In light of the dumbing down that happens in worship in some places, we might change those last phrases to read 'when the congregation becomes an audience and its worship a vaudeville act, then the Church finds itself at risk; the death of faith and Christian character is a clear possibility.'
This book is written because for most churches it is not too late to ask better questions as we seek to make worship meaningful for persons in our present culture. Will you ask those questions with me? In a time when we all are always too busy, will we exert more effort for what is truly important? Instead of the culture-death of our television society, can the Church be a place of meaningful talking, attentive listening, and profound thinking? In short, can we develop a theology of worship for the Church to flourish and grow in a turn-of-the-century culture?
Table of Contents
- Why This Book Is Critically Needed
- Inside the Technological, Boomer, Postmodern Culture
- Outside the Idolatries of Contemporary Culture
- Upside-Down: Worship as a Subversive Act
- God as the Center of Worship: Who Is Worship For?
- The Character of the Believer: Having Content or Being Content?
- The Character of the Church as Christian Community: What Is at Stake?
- Throwing the Baby Out with the Bath Water or Putting the Baby in Fresh Clothes: Music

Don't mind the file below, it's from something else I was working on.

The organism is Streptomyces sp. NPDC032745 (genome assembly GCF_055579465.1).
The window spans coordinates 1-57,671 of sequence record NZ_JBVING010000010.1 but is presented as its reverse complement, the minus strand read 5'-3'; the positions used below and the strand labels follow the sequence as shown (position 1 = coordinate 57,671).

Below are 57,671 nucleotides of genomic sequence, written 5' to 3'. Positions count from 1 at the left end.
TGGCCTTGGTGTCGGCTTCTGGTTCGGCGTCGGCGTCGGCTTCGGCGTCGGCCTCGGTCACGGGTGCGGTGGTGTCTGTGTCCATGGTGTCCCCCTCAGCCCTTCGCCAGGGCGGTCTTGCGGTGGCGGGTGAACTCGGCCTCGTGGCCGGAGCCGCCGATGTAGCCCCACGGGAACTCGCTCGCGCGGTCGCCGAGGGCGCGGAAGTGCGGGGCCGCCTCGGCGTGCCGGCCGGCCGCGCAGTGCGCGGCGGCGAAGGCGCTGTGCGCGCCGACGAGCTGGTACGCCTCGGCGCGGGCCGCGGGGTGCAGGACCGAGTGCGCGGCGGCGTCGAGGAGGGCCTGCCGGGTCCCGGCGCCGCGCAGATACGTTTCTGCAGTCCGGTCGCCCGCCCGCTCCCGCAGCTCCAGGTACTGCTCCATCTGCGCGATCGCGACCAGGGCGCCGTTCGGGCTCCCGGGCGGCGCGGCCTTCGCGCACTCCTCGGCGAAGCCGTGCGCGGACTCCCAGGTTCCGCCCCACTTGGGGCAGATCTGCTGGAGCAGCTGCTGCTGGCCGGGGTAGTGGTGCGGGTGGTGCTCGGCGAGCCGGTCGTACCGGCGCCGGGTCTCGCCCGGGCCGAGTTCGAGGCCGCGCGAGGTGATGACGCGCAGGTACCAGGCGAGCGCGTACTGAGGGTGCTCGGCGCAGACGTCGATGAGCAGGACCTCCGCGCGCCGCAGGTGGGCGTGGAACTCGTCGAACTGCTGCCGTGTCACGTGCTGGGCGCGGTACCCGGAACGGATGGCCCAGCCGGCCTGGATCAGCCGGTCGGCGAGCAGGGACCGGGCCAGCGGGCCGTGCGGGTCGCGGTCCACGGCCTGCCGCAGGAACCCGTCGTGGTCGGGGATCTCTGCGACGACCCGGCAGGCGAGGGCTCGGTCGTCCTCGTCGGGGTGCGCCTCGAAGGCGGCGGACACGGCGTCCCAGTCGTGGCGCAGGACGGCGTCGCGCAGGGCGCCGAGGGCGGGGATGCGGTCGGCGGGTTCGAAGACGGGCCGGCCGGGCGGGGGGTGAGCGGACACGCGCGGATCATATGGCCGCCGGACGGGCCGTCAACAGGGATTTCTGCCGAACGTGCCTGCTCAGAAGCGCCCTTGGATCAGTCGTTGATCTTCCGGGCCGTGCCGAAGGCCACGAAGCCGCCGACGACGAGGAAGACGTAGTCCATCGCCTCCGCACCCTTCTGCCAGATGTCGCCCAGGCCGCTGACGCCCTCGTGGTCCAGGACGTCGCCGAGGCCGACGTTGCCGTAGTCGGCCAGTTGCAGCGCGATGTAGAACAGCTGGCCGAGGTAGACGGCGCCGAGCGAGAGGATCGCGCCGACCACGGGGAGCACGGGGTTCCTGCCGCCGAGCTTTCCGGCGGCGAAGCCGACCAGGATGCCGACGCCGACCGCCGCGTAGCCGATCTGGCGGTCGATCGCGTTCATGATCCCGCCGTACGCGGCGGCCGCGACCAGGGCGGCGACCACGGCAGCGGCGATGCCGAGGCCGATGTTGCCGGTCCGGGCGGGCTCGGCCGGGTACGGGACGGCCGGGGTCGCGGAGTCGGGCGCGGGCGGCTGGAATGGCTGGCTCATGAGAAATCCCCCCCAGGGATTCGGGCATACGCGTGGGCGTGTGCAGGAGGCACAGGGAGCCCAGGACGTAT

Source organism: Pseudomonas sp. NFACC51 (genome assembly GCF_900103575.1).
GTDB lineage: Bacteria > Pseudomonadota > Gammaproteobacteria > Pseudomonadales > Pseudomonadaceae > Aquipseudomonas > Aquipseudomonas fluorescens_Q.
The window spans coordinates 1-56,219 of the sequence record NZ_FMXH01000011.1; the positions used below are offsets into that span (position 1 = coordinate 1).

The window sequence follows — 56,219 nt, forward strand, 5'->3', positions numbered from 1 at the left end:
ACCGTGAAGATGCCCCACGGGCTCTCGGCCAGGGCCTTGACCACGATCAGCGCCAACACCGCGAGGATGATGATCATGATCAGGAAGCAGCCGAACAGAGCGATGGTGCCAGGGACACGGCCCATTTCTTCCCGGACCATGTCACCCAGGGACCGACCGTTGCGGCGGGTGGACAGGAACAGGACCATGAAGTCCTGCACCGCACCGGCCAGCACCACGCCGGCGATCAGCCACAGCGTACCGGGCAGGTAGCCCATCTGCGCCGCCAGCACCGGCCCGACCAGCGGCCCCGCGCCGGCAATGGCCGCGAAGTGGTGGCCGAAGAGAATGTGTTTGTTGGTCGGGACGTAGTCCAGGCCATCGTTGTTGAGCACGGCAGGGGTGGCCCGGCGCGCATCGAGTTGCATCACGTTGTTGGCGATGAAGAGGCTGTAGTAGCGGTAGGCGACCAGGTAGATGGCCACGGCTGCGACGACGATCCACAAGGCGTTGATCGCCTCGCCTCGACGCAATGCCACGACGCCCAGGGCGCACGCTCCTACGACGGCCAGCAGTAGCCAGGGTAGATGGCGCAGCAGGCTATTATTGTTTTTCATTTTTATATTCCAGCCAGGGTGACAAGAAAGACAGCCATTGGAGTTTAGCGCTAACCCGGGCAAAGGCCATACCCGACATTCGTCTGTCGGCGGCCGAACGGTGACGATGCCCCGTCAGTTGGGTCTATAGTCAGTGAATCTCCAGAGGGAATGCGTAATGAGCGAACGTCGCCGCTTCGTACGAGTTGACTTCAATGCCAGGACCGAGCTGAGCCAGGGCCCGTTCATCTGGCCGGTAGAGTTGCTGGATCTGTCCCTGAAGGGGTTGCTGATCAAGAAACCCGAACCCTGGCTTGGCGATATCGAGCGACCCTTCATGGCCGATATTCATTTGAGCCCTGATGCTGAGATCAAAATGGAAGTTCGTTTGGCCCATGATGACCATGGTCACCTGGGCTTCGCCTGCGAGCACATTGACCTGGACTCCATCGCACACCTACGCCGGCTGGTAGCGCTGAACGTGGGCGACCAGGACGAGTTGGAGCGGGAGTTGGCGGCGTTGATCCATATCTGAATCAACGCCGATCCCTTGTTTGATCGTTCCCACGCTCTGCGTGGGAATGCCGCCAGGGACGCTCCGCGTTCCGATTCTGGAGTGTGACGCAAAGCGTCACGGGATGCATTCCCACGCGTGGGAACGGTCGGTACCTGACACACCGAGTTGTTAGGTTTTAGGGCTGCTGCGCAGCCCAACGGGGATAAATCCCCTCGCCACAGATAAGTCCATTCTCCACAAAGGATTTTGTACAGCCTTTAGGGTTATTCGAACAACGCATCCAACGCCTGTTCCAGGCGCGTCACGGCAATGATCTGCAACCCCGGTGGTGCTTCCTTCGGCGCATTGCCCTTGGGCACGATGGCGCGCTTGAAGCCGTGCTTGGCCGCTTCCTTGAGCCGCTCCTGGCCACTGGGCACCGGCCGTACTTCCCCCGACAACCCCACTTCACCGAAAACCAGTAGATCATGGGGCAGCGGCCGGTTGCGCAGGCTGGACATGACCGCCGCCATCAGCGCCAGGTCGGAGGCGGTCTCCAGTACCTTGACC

- Worship Ought to Kill Us: The Word
- Discovering Our Place in the Story: Ritual and Liturgy and Art
- Reaching Out without Dumbing Down
- The Church as Its Own Worst Enemy: Is It Happening Again?
Foreword by Martin E. Marty
PART I: Our Culture and the Church's Worship
PART II: The Culture Surrounding Our Worship
PART III: The Culture of Worship
PART IV: The Culture in Our Worship
PART V: Worship for the Sake of the Culture
Appendix: Sample Children's Sermons
Most Helpful Customer Reviews
Having heard Dr. Dawn speak in various circumstances, I looked forward to reading this book. However, as I began to slog through it, I noticed that she continually quoted other writers to a very distracting extent. I think I appreciate her point and various insights, but the endless lengthy quotations had a significant negative effect on the flow of the book. This book could have been half as long!